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\input texinfo @c -*- texinfo -*-
@c %**start of header
@setfilename gperf.info
@settitle Perfect Hash Function Generator
@c @setchapternewpage odd
@c %**end of header

@c some day we should @include version.texi instead of defining
@c these values at hand.
@set UPDATED 26 September 2000
@set EDITION 2.7.2
@set VERSION 2.7.2
@c ---------------------

@c remove the black boxes generated in the GPL appendix.
@finalout

@c Merge functions into the concept index
@syncodeindex fn cp
@c @synindex pg cp

@dircategory Programming Tools
@direntry
* Gperf: (gperf).                Perfect Hash Function Generator.
@end direntry

@ifinfo
This file documents the features of the GNU Perfect Hash Function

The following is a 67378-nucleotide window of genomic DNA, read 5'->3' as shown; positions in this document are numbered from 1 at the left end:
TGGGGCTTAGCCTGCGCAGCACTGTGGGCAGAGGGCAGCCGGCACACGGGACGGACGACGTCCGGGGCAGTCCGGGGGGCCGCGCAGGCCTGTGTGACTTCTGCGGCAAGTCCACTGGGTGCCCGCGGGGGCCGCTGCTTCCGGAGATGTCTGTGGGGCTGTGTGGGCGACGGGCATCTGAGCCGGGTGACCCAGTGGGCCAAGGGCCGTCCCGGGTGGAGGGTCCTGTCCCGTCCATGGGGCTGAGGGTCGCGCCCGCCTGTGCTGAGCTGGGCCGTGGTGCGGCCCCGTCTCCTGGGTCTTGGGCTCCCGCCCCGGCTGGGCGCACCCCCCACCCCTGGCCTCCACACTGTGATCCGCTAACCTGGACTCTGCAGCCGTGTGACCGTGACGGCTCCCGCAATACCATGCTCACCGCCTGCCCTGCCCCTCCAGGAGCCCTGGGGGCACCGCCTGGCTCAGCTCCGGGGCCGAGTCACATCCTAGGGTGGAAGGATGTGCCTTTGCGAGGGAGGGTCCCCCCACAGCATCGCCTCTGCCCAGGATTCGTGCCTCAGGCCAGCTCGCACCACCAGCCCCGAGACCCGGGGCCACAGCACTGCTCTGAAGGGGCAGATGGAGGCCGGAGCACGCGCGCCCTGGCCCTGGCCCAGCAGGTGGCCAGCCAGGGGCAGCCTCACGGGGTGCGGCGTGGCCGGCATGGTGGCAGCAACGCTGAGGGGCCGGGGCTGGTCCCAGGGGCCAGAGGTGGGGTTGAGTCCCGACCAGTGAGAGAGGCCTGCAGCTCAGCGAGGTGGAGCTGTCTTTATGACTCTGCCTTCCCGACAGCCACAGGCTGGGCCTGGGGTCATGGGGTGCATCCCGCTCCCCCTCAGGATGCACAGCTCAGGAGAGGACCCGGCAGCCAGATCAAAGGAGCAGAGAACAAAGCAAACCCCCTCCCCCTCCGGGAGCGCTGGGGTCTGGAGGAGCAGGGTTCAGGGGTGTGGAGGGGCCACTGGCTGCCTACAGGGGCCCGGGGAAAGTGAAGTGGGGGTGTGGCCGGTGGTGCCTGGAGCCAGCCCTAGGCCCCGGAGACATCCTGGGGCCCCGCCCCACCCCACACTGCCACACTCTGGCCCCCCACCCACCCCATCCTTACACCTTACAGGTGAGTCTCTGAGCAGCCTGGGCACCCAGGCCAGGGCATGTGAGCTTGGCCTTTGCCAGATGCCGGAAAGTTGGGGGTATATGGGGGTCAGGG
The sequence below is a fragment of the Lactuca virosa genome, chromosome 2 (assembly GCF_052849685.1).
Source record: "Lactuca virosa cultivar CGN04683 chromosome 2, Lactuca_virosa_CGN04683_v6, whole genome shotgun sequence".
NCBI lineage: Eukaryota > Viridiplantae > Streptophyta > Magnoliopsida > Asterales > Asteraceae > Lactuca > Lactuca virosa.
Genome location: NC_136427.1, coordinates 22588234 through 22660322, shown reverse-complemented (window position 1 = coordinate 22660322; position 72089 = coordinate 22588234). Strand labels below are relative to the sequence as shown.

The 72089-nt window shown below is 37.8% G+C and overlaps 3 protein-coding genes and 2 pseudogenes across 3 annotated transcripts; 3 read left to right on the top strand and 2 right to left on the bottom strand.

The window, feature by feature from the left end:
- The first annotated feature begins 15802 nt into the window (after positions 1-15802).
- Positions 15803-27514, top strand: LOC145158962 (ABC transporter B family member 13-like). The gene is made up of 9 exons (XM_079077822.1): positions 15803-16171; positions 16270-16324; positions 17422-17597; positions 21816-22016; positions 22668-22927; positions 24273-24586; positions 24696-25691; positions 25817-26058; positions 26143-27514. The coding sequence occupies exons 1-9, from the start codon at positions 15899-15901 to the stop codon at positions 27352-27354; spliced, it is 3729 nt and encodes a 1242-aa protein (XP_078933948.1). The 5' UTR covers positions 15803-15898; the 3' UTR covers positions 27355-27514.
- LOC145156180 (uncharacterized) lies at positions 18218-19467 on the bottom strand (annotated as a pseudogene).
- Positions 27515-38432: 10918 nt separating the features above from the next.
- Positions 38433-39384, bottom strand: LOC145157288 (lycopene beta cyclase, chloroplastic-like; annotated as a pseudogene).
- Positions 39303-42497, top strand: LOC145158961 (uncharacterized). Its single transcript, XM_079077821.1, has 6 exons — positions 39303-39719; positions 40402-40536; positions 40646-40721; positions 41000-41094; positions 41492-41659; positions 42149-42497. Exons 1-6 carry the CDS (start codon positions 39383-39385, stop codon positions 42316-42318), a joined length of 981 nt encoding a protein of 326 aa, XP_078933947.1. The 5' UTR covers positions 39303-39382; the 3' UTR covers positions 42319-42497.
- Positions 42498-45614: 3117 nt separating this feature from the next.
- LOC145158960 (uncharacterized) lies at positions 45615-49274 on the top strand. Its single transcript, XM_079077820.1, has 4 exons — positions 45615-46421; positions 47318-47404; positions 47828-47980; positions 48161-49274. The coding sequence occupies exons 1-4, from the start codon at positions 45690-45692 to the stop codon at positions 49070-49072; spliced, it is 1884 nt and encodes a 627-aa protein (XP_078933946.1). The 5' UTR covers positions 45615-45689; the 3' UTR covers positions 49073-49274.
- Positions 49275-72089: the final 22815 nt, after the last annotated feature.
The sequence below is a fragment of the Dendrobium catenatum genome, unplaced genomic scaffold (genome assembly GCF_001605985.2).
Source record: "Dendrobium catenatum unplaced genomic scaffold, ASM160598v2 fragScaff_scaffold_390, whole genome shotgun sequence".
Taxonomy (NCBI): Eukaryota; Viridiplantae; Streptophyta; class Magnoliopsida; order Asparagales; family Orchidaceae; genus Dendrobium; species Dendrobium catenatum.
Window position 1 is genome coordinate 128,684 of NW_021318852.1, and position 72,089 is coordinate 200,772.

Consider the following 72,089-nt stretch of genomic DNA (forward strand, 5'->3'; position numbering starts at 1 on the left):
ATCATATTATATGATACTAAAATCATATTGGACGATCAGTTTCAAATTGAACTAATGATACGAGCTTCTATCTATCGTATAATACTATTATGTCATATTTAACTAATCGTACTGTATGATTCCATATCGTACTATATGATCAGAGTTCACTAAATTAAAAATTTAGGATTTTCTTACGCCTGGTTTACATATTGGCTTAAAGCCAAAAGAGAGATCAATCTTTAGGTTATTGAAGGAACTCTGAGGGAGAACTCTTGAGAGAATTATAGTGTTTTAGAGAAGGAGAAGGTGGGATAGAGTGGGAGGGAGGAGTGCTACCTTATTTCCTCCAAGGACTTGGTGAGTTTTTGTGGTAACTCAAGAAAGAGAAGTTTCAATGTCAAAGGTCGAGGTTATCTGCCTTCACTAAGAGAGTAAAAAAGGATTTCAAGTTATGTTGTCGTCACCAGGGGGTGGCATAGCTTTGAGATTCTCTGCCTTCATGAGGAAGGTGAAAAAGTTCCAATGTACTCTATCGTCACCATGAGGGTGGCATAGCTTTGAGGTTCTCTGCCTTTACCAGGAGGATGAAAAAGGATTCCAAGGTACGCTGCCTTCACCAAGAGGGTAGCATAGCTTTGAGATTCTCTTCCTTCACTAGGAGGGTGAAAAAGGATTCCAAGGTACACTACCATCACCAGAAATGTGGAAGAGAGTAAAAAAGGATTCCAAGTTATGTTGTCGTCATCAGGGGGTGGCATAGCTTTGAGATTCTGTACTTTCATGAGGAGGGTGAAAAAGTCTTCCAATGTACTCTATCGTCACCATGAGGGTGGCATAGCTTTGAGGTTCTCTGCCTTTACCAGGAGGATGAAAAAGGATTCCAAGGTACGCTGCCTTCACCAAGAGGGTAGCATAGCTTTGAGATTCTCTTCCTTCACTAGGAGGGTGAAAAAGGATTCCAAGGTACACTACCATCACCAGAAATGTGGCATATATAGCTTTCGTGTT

Generator @value{VERSION}.

Copyright @copyright{} 1989-2000 Free Software Foundation, Inc.

Permission is granted to make and distribute verbatim copies of this
manual provided the copyright notice and this permission notice are
preserved on all copies.

@ignore
Permission is granted to process this file through TeX and print the
results, provided the printed document carries a copying permission
notice identical to this one except for the removal of this paragraph
(this paragraph not being relevant to the printed manual).

@end ignore

Permission is granted to copy and distribute modified versions of this
manual under the conditions for verbatim copying, provided also that the
section entitled ``GNU General Public License'' is included exactly as
in the original, and provided that the entire resulting derived work is
distributed under the terms of a permission notice identical to this